In light of all the gay bashing in recent American politics, I sometimes wonder what it must be like for homosexual teens to have the world proclaim them hell-bound degenerates for a drive that, whether innate or acquired (honestly, who cares so long as no one gets hurt?), has become integral to their very beings. Having come out of the proverbial closet in the mid nineties, Clive Barker knows a thing or two about overcoming this prejudice, but I contend the stigma surrounding his sexuality lies at the heart of his first feature film, Hellraiser.
To be clear, I don’t meant to compare gays with skinless Uncle Frank (Sean Chapman), who gleefully sacrifices his family to live out his basest urges, or with the otherworldly Cenobites, whose grotesque appearances bear a curious resemblance to the homophobic stereotypes found in movies like Cruising (1980) and Police Academy (1984). Rather, I’m suggesting Hellraiser (along with its source novella The Hellbound Heart) conveys in horrifying detail the shame that comes with dreading your own instincts.
The plot centers on Julia (Clare Higgins), a discontent housewife who, through circumstances I dare not spoil except to praise the special effects, resurrects her brother-in-law Frank, with whom she once had an affair. Claiming to have escaped a hell dimension where pleasure and torture are deemed indistinguishable, Frank enlists Julia’s help to lure unsuspecting perverts so he can suck out their flesh and make himself whole again. Things go bust when his niece Kirsty (Ashley Laurence) uncovers a puzzle box that can summon his former jailers: the Cenobites.
In a way, much of Hellraiser plays like a twisted retelling of Snow white and the Seven Dwarves, with Kirsty as the plucky princess, Julia as the evil stepmother, and Frank as the magical mirror whose attention keeps shifting to younger specimens. The Cenobites function both as the friendly dwarves, who offer their aid from the fringes of civilisation, and Prince Charming, who proposes to whisk the heroine away forever after. The difference lies in their limited presence proving neither friendly nor charming, which is not to say Pinhead (Doug Bradley) and his subordinates fail to leave an impression.
In fact, Bob Keen’s surreal makeup effects have made Pinhead an icon of modern horror. What haunts me most about the character, though, is his self-perceived gentility, the way, for example, he invites Kirsty out of the room before his most gruesome assault, either to spare the girl ungodly sights or to afford his prey some privacy. Unlike Freddy and other slasher monsters of the time, the Cenonites don’t taunt, chase, or even kill. Instead, the demons (angels to some) lie in wait, confident our lust will lead us back to them. After all, their eternal torture means to reward our carnal curiosity, not condemn it: “We have such sights to show you!”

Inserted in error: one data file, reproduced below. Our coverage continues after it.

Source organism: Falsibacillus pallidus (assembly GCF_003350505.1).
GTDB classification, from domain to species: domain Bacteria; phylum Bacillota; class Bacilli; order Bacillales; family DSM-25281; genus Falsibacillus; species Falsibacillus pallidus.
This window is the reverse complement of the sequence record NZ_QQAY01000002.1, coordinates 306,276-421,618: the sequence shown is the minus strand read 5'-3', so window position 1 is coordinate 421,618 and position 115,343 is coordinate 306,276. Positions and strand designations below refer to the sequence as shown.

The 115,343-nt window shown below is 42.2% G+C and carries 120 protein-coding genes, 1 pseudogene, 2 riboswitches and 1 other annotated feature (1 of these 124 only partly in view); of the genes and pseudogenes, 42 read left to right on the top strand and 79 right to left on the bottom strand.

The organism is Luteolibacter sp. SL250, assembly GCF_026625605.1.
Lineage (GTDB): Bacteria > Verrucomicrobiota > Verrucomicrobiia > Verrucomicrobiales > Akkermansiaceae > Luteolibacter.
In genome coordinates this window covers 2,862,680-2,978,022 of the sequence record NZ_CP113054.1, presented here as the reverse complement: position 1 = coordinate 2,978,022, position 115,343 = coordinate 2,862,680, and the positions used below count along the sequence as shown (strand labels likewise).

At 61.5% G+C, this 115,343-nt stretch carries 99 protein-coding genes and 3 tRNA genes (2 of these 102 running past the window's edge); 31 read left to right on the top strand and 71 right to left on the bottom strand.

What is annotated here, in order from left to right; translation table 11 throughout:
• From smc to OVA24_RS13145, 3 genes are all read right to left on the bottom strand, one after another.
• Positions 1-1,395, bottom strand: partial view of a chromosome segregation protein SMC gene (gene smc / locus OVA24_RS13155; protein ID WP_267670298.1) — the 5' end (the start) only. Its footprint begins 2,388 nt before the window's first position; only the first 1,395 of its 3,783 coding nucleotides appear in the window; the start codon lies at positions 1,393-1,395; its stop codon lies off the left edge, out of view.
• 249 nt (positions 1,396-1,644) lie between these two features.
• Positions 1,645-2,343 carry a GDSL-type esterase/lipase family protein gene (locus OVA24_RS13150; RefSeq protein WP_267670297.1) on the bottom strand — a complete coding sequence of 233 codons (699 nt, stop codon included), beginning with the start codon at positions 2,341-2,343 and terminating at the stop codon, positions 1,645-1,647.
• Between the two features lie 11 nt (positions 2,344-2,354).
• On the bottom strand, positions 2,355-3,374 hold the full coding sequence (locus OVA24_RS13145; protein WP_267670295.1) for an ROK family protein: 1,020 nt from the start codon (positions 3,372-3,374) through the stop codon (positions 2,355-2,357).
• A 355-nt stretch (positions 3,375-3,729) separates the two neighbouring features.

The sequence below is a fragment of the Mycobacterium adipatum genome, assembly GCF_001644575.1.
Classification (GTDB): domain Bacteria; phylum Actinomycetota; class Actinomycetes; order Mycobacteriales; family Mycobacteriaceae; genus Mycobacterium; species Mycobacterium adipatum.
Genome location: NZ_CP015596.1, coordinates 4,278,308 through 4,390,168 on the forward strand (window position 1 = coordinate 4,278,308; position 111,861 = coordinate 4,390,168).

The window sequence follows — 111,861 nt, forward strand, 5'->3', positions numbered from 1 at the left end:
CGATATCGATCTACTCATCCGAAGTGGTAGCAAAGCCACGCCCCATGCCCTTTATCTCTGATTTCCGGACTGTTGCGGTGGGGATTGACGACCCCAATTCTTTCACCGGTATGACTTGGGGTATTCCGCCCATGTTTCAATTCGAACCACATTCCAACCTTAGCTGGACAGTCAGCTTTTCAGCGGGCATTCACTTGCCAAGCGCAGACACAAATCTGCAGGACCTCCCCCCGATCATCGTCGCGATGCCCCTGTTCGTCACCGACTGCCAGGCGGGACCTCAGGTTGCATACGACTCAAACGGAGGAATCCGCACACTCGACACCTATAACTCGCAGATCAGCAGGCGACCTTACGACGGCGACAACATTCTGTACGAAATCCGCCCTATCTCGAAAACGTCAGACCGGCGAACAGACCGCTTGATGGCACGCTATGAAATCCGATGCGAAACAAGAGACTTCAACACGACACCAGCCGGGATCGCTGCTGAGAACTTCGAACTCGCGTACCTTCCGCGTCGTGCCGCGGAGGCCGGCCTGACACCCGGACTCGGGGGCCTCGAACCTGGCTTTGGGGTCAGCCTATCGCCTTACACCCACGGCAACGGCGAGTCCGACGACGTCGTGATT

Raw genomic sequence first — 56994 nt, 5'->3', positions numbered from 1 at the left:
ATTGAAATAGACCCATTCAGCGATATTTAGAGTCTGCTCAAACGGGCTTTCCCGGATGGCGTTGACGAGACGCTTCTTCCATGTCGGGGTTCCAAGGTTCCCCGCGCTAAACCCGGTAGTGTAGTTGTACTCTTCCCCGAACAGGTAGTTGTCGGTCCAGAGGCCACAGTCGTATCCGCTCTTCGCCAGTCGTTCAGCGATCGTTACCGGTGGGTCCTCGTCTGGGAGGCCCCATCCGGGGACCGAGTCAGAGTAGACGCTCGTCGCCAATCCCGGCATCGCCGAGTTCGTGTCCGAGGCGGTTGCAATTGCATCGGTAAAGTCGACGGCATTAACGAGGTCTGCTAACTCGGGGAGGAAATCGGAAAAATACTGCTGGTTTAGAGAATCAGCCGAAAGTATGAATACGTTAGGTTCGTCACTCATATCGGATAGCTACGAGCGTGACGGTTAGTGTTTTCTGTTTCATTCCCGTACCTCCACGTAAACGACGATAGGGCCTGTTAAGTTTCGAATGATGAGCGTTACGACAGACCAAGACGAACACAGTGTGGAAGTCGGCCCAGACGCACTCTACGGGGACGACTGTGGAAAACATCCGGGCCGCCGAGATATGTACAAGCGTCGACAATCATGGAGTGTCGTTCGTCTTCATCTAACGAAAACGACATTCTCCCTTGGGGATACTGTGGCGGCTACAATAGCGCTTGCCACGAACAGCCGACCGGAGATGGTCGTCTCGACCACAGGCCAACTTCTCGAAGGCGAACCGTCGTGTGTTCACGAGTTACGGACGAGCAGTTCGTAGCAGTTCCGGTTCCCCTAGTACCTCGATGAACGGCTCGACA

In essence, the Cenobites embody Julia’s fate as a woman who damns her soul to recapture the bone of her life. Hellraiser, you see, pertains to her character, not Kirsty or the puzzle box. Consider the way the film layers every step of her descent with doubt and humanity, emphasising her reluctance to harm a husband (Andrew Robinson) she’s come to pity more than love. It’s impossible to condone the adulteress’ murderous actions, but the more introspective among us may find her madness eerily familiar. At one time or another, we’ve all caught ourselves thinking with our loins instead of our brains.
Of course, I didn’t catch any of this subtext when I first saw the flick as a kid. Since then, the Hellraiser treasure box has spawned eight sequels, twenty-one short stories, and even a comic book series or five, but the original movie keeps finding its way back into my DVD rotation, revealing new facets and pleasures with every viewing. Each time I unlock a piece of the puzzle, I can’t help but wonder what nightmare I’m inviting into my subconscious. Whether that’s heaven or hell, I’ll let you decide.